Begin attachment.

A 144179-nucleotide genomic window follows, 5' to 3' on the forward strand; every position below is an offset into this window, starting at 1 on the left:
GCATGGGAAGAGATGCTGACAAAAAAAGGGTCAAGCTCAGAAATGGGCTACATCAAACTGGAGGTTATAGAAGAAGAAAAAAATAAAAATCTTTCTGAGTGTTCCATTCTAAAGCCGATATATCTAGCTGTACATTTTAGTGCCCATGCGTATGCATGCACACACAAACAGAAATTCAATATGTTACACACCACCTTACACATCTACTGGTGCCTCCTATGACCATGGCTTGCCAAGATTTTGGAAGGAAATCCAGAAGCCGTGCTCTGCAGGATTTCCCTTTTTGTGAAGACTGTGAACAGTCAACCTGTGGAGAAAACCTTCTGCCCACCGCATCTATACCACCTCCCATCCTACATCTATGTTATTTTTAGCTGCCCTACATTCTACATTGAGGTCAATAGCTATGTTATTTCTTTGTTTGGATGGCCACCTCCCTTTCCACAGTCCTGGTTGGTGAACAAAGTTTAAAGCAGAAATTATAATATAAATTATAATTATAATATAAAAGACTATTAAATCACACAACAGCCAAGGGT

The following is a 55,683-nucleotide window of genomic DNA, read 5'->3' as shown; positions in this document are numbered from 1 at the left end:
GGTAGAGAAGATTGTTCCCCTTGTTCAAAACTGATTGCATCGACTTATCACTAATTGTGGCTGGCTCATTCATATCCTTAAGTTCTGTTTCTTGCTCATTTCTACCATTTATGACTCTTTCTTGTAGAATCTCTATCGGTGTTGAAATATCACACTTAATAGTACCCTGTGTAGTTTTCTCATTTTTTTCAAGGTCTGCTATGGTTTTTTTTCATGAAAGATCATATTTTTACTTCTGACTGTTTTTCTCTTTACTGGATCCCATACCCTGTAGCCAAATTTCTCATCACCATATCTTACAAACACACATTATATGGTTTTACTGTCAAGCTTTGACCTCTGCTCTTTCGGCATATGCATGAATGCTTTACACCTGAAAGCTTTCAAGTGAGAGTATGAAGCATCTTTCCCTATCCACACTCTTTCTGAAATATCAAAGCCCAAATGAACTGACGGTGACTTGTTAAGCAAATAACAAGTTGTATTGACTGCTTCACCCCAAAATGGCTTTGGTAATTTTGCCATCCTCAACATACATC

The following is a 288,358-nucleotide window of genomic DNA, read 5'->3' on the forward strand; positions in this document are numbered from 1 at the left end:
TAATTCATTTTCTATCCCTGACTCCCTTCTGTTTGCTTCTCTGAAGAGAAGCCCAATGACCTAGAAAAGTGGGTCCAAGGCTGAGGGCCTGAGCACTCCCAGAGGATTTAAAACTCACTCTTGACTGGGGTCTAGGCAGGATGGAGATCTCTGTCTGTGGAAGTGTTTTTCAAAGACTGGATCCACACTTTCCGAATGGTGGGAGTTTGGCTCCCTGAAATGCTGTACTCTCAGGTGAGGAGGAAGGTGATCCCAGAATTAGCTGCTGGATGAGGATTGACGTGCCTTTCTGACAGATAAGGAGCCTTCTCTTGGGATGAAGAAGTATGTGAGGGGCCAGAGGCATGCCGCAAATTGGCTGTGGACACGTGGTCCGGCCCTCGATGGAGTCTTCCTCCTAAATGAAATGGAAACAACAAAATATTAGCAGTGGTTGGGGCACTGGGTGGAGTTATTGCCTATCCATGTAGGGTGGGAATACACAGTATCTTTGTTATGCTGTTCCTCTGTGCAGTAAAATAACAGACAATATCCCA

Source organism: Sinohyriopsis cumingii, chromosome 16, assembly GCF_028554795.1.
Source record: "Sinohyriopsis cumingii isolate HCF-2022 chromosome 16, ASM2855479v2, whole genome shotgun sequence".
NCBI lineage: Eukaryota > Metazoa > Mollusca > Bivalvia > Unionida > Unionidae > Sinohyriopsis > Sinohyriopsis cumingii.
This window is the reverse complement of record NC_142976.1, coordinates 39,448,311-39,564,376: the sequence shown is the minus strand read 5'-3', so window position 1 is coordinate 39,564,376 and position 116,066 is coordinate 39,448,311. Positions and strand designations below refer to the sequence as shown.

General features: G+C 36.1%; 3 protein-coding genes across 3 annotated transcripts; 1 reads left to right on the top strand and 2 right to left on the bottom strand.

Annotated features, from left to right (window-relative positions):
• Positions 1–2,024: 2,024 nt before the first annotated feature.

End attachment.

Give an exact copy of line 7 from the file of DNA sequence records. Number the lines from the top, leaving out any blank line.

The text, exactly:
Source organism: Sinohyriopsis cumingii, chromosome 16, assembly GCF_028554795.1.